Egypt's lost Queen Nefertiti may lie concealed in King Tut's tomb
By Lin Noueihed
CAIRO(Reuters) - High-resolution scans suggest the tomb of Ancient Egypt's boy-king Tutankhamun contains passages to two hidden chambers, including what one British archaeologist believes is the last resting place of Queen Nefertiti.
If proven, the discovery would be the most significant this century and shed light on what remains a mysterious period of Egyptian history despite frenzied international interest.
Nefertiti, whose chiseled cheek-bones and regal beauty were immortalized in a 3,300-year old bust now in a Berlin museum, died in the 14th century BC.
British Egyptologist Nicholas Reeves told a news conference in Cairo on Thursday that he believes Tutankhamun's mausoleum was originally occupied by Nefertiti, thought by experts to have been his step-mother, and that she has lain undisturbed behind what he believes is a partition wall for over 3,000 years.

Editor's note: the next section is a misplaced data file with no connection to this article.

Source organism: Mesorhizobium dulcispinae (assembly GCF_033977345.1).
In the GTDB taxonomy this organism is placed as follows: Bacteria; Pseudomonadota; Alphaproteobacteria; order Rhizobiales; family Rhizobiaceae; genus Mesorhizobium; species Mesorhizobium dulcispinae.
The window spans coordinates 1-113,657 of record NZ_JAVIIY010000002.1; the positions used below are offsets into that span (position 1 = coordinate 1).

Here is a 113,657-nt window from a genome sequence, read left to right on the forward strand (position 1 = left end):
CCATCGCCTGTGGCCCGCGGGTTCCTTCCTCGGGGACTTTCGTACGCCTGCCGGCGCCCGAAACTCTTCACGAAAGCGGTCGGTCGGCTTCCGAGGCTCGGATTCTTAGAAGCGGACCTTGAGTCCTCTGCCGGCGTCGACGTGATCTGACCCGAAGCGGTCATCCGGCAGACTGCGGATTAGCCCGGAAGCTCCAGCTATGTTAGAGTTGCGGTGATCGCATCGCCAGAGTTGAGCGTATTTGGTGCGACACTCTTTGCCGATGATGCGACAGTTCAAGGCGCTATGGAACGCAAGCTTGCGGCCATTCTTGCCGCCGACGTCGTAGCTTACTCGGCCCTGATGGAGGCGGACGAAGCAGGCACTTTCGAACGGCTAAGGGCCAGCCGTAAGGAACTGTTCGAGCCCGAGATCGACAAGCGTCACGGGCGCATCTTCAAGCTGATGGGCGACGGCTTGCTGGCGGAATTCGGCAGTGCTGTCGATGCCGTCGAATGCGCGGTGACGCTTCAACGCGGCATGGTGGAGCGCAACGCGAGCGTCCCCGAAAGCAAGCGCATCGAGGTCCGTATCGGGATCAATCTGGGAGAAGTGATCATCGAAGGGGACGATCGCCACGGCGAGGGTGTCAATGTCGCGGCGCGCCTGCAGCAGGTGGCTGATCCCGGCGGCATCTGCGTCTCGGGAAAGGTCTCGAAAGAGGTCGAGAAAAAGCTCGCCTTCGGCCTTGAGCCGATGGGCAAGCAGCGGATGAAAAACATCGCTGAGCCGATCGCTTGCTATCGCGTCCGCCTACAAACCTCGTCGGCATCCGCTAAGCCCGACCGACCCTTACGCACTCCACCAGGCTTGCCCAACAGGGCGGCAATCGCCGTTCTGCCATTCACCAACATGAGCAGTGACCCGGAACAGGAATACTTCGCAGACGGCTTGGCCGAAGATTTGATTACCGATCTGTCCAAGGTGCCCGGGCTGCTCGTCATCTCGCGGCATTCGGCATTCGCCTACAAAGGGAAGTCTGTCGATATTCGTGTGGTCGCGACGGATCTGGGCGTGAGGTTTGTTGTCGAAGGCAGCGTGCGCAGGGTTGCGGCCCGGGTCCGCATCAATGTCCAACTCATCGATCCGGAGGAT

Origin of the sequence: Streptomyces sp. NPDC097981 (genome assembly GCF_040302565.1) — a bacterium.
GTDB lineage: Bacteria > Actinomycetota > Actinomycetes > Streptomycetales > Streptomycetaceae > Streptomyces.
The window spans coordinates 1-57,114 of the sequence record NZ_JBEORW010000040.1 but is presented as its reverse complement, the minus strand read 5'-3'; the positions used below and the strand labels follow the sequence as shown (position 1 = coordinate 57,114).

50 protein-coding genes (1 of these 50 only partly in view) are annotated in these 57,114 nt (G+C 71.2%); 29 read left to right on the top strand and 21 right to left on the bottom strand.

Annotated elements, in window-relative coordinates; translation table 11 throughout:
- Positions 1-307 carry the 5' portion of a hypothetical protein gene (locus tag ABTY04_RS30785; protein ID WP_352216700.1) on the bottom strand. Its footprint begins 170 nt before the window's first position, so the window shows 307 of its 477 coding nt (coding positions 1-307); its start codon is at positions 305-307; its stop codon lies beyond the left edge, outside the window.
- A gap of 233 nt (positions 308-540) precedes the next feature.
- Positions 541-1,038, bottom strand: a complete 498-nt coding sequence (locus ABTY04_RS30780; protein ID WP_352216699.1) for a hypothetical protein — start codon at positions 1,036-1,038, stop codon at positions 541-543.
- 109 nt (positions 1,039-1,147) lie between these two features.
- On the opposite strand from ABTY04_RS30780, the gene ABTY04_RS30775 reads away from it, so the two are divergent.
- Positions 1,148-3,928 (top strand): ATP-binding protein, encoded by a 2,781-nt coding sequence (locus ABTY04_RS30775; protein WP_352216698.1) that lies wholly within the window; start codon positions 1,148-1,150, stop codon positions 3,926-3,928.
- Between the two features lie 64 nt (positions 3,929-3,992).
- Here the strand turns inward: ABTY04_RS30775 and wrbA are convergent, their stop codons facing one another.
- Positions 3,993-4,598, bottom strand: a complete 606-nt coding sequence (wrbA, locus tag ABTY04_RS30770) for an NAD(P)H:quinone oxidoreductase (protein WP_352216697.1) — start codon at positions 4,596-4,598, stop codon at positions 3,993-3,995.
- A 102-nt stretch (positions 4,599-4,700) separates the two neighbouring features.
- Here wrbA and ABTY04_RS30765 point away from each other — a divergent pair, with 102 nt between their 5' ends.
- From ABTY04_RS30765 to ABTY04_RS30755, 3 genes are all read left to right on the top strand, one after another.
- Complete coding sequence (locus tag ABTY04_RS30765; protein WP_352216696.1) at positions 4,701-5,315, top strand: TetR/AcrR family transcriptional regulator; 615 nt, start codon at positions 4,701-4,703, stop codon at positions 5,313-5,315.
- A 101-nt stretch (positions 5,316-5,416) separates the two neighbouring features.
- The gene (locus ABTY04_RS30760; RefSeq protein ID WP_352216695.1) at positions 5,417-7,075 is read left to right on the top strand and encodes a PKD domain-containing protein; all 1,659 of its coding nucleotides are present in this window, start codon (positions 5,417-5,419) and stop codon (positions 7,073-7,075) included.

"If it is true, we are facing a discovery that would overshadow the discovery of Tutankhamun himself," Egyptian Antiquities Minister Mamdouh al-Damaty told reporters. "This would be the most important discovery of the 21st century."
Reeves said radar and thermal imaging could help establish whether secret rooms were indeed hidden behind Tut's burial chamber and what they might hold. Damaty said the next step would be to carry out radar studies at the site, which could begin in the next one to three months.
King Tut, as he is affectionately known, died around 1323 BC. His intact tomb, complete with his famous golden burial mask, was discovered in the Valley of the Kings in 1922 by another British Egyptologist, Howard Carter.
Experts have long sought to understand why Tut's tomb was smaller than that of other pharaohs and why its shape was more in keeping with that of the Egyptian queens of the time. Continued...